TEHRAN, Iran (AP) — Hundreds of cheering supporters greeted Iran's nuclear negotiators as they arrived back to Tehran late Sunday night.
The crowd, mostly young students, called both Iran's foreign minister and its top nuclear negotiator "the Ambassador of Peace." They carried flowers and Iranian flags. Among them were the families of slain nuclear scientists, as well as lawmakers and other officials.
The people chanted: "We are thankful in the capacity of eight years." That referred to the eight years of poor relations Iran had with the West under former hard-line President Mahmoud Ahmadinejad.
They also chanted: "No to war, sanctions, surrender and insult."
Tehran agreed Sunday to a six-month pause of its nuclear program while diplomats continue talks. International observers are set to monitor Iran's nuclear sites as the West eases about $7 billion of the economic sanctions crippling the Islamic Republic.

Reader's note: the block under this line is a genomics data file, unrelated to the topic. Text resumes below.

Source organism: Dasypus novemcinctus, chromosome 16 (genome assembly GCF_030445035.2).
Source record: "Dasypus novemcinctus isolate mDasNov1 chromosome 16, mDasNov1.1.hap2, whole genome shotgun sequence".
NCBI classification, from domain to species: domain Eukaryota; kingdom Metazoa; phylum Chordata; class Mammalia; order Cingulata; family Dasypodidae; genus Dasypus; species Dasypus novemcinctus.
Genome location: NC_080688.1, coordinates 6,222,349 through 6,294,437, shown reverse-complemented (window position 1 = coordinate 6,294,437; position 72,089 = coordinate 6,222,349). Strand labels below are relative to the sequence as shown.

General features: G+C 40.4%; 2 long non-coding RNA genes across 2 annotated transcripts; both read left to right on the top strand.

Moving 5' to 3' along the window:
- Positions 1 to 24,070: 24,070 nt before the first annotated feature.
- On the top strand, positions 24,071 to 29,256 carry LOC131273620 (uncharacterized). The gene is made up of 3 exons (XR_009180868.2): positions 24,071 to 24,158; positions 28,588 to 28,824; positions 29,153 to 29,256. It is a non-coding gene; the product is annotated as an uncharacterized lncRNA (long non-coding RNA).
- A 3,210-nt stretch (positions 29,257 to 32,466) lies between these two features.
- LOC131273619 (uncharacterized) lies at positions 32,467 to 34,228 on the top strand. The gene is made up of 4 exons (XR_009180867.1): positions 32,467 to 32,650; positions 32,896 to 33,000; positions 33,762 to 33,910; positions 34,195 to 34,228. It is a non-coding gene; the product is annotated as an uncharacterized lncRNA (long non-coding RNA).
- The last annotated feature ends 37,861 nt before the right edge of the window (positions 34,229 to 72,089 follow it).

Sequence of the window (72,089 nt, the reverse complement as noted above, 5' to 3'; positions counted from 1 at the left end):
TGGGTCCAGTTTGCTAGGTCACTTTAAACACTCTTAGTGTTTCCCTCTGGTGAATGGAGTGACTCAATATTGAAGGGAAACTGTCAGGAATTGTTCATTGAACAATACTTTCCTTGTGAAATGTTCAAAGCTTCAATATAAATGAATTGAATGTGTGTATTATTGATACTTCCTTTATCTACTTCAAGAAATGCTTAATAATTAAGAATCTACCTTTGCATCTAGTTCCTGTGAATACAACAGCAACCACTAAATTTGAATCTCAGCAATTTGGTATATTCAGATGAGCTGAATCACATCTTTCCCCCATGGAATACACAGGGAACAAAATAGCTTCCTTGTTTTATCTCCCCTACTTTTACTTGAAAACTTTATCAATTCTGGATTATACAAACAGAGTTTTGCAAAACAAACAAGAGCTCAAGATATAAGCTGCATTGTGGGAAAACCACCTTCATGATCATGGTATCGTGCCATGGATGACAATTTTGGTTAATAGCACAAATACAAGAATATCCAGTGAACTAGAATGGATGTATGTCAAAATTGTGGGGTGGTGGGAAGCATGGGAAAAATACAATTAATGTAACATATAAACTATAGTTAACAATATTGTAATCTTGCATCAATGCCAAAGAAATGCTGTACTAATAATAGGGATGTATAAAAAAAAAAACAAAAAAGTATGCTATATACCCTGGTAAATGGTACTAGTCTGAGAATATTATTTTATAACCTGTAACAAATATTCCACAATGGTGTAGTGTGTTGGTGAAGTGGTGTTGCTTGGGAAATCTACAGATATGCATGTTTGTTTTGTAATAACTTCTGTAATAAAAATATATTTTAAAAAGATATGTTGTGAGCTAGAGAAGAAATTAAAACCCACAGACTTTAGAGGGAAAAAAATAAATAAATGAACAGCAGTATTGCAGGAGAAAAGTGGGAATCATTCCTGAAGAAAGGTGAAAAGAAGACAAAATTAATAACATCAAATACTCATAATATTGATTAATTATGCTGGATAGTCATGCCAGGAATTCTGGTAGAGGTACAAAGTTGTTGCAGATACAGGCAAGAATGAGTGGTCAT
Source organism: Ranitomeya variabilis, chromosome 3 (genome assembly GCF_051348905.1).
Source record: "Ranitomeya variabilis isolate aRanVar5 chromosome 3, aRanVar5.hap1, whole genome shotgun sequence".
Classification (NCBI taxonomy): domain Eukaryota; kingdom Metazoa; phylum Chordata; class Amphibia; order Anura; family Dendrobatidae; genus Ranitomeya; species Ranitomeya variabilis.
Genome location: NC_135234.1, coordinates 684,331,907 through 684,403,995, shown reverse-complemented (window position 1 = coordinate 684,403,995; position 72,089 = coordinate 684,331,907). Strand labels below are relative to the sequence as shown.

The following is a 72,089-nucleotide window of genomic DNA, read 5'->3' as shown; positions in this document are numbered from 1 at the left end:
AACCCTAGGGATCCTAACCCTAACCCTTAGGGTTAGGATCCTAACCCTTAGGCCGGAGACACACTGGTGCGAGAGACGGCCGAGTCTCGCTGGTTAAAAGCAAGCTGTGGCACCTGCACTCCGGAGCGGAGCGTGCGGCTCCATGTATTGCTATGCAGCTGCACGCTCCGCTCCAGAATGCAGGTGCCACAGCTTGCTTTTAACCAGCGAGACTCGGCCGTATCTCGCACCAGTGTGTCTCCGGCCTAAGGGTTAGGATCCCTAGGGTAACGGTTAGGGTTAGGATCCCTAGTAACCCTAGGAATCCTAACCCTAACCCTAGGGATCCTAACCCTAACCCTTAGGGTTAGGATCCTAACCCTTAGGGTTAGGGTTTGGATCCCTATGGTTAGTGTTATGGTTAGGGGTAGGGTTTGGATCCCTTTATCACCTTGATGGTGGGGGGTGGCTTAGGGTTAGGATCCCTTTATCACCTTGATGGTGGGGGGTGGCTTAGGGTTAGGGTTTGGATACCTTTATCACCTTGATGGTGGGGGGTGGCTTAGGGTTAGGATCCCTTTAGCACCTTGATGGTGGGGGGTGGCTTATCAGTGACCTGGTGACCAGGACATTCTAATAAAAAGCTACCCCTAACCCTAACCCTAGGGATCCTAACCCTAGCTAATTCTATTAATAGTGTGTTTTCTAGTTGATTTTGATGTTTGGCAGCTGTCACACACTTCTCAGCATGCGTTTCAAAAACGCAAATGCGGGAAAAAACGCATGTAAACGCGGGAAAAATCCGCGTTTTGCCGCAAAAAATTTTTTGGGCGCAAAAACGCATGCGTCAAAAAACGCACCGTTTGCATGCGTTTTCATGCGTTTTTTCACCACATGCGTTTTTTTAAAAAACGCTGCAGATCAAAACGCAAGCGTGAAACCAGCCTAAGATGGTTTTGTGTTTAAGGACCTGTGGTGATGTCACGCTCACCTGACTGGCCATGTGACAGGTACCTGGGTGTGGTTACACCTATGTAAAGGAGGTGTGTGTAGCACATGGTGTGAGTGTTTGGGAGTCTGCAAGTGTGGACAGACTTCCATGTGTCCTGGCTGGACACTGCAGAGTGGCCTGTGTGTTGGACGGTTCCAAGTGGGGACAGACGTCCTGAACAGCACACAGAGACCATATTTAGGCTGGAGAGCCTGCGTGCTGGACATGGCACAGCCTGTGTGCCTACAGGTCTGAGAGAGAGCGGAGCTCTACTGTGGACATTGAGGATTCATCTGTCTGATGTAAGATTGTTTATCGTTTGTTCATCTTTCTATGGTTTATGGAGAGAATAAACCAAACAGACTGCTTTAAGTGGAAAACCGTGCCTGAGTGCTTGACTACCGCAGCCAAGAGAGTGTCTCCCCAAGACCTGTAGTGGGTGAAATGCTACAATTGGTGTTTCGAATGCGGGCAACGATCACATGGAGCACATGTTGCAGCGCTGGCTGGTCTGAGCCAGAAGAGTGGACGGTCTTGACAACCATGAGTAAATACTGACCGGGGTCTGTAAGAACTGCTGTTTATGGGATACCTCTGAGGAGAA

Foreign Minister Mohammed Javad Zarif told state television at the airport that the country was prepared for quick follow-up negotiations to keep the deal on track.
"We are ready to begin the final stage of nuclear agreement from tomorrow," Zarif said.
There has been no noticeable opposition to the deal in Tehran, though a few opposition lawmakers on Sunday sought more clarification about the deal.
Both Iran's Supreme Leader Ayatollah Ali Khamenei, who has final say on all state matters, and moderate President Hassan Rouhani supported the deal.